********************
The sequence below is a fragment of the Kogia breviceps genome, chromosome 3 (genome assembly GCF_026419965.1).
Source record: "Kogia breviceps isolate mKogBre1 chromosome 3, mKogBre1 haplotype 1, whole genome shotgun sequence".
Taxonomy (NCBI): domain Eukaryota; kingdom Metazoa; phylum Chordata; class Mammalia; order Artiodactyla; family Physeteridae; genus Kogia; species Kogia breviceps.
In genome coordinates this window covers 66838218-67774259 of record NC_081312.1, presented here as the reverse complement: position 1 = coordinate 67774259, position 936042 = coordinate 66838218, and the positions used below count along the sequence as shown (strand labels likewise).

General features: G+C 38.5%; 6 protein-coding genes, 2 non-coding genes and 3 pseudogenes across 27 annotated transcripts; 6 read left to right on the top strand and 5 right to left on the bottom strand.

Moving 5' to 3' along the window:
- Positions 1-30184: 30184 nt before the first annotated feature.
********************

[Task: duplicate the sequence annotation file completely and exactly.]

The sequence below is a fragment of the Kogia breviceps genome, chromosome 3 (genome assembly GCF_026419965.1).
Source record: "Kogia breviceps isolate mKogBre1 chromosome 3, mKogBre1 haplotype 1, whole genome shotgun sequence".
Taxonomy (NCBI): domain Eukaryota; kingdom Metazoa; phylum Chordata; class Mammalia; order Artiodactyla; family Physeteridae; genus Kogia; species Kogia breviceps.
In genome coordinates this window covers 66838218-67774259 of record NC_081312.1, presented here as the reverse complement: position 1 = coordinate 67774259, position 936042 = coordinate 66838218, and the positions used below count along the sequence as shown (strand labels likewise).

General features: G+C 38.5%; 6 protein-coding genes, 2 non-coding genes and 3 pseudogenes across 27 annotated transcripts; 6 read left to right on the top strand and 5 right to left on the bottom strand.

Moving 5' to 3' along the window:
- Positions 1-30184: 30184 nt before the first annotated feature.